"I just wanted to make the point not to let politics interfere with the Olympics," he told the agency via phone.
USOC spokesman Patrick Sandusky refused to comment on the matter.
For the first time since 2000, the American delegation to the Olympics will not include the president, vice president or first lady. Among the delegates that Obama picked to represent the nation in Sochi are two openly-lesbian athletes – tennis legend Billie Jean King, and hockey player Caitlin Cahow – and, also figure skater Brian Boitano who came out as gay ahead of the Games.
The decision is interpreted as a snub to Russia over the ban on propaganda of non-traditional sexual relations among minors passed in the country last summer. The law - dubbed the "anti-gay" law in the West – is seen as discriminatory towards LGBT community by its critics. Gay rights activists and some politicians called to boycott the Olympic Games in Russia in protest against the law.
"We've seen boycotts, concerns over Aboriginal rights in Australia, the Tibet issue in China. It's enough already," Pescante told AP. "There are always going to be issues wherever the games are held, but the best way to combat these issues is by letting the games unfold and sending thousands of journalists to these places to report on what is going on there," Pescante, the head of the IOC's International Relations Commission and a former IOC vice president said.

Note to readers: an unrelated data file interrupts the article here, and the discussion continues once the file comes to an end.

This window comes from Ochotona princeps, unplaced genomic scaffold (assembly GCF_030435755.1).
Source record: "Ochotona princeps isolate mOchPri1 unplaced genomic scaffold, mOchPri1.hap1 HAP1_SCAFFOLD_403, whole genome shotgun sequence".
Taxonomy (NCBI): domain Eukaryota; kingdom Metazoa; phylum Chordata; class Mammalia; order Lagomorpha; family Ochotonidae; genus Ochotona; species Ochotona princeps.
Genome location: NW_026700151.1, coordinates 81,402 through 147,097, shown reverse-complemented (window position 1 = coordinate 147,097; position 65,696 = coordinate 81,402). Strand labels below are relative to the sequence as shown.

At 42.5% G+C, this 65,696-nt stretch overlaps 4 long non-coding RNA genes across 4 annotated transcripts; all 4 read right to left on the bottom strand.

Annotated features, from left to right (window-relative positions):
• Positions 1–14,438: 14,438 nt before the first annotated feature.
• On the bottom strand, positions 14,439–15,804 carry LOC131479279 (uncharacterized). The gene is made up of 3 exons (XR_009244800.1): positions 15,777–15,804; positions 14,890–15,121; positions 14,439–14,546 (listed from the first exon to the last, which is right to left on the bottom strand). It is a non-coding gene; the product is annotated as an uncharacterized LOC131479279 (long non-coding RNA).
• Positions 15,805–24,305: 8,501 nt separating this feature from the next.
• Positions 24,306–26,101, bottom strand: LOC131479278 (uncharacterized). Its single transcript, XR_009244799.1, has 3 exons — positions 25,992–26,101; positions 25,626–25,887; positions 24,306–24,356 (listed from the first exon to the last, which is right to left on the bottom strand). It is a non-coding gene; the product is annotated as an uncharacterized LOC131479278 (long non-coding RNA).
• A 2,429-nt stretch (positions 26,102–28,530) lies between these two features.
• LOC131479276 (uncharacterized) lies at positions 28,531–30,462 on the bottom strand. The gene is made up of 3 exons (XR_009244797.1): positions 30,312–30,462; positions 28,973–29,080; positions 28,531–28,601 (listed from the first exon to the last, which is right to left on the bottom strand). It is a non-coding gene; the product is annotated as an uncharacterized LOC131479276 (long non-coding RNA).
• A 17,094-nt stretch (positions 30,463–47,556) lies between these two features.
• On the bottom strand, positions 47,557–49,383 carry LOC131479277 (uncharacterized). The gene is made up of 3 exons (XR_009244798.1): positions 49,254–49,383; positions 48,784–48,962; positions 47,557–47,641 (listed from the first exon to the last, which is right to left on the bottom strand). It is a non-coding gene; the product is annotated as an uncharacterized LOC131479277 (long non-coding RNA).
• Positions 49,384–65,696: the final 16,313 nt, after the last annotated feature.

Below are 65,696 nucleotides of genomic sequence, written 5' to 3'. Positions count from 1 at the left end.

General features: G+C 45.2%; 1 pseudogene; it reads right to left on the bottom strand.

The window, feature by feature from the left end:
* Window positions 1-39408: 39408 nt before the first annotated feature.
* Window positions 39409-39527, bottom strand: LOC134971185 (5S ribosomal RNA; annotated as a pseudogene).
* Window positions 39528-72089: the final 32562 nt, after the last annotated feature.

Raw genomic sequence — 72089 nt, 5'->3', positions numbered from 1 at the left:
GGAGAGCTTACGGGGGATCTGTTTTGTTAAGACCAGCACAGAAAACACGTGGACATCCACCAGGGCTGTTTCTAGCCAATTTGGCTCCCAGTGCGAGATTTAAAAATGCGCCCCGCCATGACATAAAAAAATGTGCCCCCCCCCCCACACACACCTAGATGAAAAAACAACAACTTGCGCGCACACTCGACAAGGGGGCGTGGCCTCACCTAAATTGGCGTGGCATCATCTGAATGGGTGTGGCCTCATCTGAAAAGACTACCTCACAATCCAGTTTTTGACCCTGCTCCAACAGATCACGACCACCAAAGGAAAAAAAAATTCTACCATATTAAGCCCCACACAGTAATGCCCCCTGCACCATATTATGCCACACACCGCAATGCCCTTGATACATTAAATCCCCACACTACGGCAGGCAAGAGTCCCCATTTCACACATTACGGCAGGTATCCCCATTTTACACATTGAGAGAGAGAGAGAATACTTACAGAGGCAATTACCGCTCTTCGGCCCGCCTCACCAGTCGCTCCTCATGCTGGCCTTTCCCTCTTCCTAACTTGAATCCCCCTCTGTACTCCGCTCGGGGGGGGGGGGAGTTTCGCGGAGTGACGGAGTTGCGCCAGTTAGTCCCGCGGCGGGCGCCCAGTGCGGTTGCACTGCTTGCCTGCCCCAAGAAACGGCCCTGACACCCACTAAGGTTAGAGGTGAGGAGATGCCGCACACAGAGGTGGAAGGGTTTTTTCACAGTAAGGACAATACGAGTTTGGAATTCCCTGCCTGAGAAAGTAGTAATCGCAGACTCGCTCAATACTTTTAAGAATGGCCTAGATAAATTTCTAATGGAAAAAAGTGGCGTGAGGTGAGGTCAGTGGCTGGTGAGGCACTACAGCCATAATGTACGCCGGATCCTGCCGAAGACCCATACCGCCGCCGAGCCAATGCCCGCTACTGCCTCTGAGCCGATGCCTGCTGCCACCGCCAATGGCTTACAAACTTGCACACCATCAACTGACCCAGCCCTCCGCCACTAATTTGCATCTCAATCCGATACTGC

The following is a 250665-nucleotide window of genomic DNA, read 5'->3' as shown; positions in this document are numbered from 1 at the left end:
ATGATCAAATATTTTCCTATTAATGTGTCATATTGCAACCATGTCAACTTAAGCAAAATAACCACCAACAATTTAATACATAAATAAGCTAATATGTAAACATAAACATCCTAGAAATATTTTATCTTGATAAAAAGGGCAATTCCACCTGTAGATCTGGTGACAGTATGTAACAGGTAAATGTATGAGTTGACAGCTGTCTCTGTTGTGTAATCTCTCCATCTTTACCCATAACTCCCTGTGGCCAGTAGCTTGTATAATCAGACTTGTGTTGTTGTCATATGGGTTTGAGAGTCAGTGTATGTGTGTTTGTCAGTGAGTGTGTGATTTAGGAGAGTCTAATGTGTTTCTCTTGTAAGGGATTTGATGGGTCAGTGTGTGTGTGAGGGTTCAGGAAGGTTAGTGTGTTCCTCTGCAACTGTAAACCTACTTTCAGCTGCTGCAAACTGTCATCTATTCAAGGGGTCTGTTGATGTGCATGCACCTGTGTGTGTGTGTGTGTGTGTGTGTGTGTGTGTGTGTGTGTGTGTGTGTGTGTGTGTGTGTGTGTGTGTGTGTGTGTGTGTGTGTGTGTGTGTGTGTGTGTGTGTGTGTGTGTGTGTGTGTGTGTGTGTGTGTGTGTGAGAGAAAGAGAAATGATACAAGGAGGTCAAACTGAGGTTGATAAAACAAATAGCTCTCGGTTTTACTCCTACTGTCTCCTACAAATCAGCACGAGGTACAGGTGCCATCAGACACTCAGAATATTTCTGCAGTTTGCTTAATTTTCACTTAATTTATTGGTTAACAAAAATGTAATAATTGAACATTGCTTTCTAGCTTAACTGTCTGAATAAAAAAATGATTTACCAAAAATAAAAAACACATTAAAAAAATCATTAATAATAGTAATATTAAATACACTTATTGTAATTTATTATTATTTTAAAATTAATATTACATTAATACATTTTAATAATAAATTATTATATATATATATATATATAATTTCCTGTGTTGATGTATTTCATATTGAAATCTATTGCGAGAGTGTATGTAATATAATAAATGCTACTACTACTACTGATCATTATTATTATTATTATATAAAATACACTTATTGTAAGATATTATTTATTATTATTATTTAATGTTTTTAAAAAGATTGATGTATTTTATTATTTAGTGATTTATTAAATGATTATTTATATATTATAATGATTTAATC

Meanwhile, Russia has repeatedly said that no one will be discriminated against in Sochi. President Vladimir Putin reiterated Friday that gay people have nothing to fear coming to the Olympics. He emphasized that there is no criminal or administrative responsibility for homosexual relations in Russia, unlike many other countries."We don't outlaw anything and don't nab anyone," Putin said at a meeting with Sochi Olympics volunteers. "That's why you can feel safe and free here but please leave our children in peace."
Putin also recalled that just like Russians respect foreign traditions, Russian culture and traditions should be respected by foreigners.
"We have our traditions and our culture," he said. "We treat any of our partners with respect but we request that our traditions and our culture also be treated with respect."
EuroMaidan for power that be is the "fifth column ", which seeks to shed blood in the streets .
journalist Svyatoslav Tseholko wrote this in his Facebook page says , referring to the arguments which operate in the Party of Regions (PR).